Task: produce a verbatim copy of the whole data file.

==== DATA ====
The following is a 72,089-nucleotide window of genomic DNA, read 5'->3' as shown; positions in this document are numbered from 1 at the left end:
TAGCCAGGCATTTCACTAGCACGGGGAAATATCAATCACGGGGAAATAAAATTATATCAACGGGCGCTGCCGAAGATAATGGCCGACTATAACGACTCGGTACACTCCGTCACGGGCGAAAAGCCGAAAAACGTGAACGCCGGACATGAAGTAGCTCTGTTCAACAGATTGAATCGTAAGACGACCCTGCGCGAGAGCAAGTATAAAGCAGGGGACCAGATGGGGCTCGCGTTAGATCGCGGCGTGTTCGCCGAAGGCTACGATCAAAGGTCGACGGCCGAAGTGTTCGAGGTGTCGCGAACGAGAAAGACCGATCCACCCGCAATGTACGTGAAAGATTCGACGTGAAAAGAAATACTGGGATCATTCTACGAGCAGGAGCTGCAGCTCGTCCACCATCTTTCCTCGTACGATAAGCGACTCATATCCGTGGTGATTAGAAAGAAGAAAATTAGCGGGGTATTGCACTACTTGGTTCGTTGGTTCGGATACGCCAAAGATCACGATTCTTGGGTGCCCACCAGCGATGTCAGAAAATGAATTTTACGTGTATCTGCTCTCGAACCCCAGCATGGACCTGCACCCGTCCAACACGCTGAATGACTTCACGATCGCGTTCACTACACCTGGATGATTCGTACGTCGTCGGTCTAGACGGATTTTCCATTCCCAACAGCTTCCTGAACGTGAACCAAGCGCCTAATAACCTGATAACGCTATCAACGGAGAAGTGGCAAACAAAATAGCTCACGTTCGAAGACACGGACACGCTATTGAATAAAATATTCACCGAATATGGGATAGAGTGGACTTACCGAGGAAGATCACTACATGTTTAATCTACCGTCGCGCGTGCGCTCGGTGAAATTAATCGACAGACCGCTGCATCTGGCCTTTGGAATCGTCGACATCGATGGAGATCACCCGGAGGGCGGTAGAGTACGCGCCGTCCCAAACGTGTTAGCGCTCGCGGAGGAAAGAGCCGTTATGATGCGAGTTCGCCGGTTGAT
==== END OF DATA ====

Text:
The following is a 72,089-nucleotide window of genomic DNA, read 5'->3' as shown; positions in this document are numbered from 1 at the left end:
TAGCCAGGCATTTCACTAGCACGGGGAAATATCAATCACGGGGAAATAAAATTATATCAACGGGCGCTGCCGAAGATAATGGCCGACTATAACGACTCGGTACACTCCGTCACGGGCGAAAAGCCGAAAAACGTGAACGCCGGACATGAAGTAGCTCTGTTCAACAGATTGAATCGTAAGACGACCCTGCGCGAGAGCAAGTATAAAGCAGGGGACCAGATGGGGCTCGCGTTAGATCGCGGCGTGTTCGCCGAAGGCTACGATCAAAGGTCGACGGCCGAAGTGTTCGAGGTGTCGCGAACGAGAAAGACCGATCCACCCGCAATGTACGTGAAAGATTCGACGTGAAAAGAAATACTGGGATCATTCTACGAGCAGGAGCTGCAGCTCGTCCACCATCTTTCCTCGTACGATAAGCGACTCATATCCGTGGTGATTAGAAAGAAGAAAATTAGCGGGGTATTGCACTACTTGGTTCGTTGGTTCGGATACGCCAAAGATCACGATTCTTGGGTGCCCACCAGCGATGTCAGAAAATGAATTTTACGTGTATCTGCTCTCGAACCCCAGCATGGACCTGCACCCGTCCAACACGCTGAATGACTTCACGATCGCGTTCACTACACCTGGATGATTCGTACGTCGTCGGTCTAGACGGATTTTCCATTCCCAACAGCTTCCTGAACGTGAACCAAGCGCCTAATAACCTGATAACGCTATCAACGGAGAAGTGGCAAACAAAATAGCTCACGTTCGAAGACACGGACACGCTATTGAATAAAATATTCACCGAATATGGGATAGAGTGGACTTACCGAGGAAGATCACTACATGTTTAATCTACCGTCGCGCGTGCGCTCGGTGAAATTAATCGACAGACCGCTGCATCTGGCCTTTGGAATCGTCGACATCGATGGAGATCACCCGGAGGGCGGTAGAGTACGCGCCGTCCCAAACGTGTTAGCGCTCGCGGAGGAAAGAGCCGTTATGATGCGAGTTCGCCGGTTGAT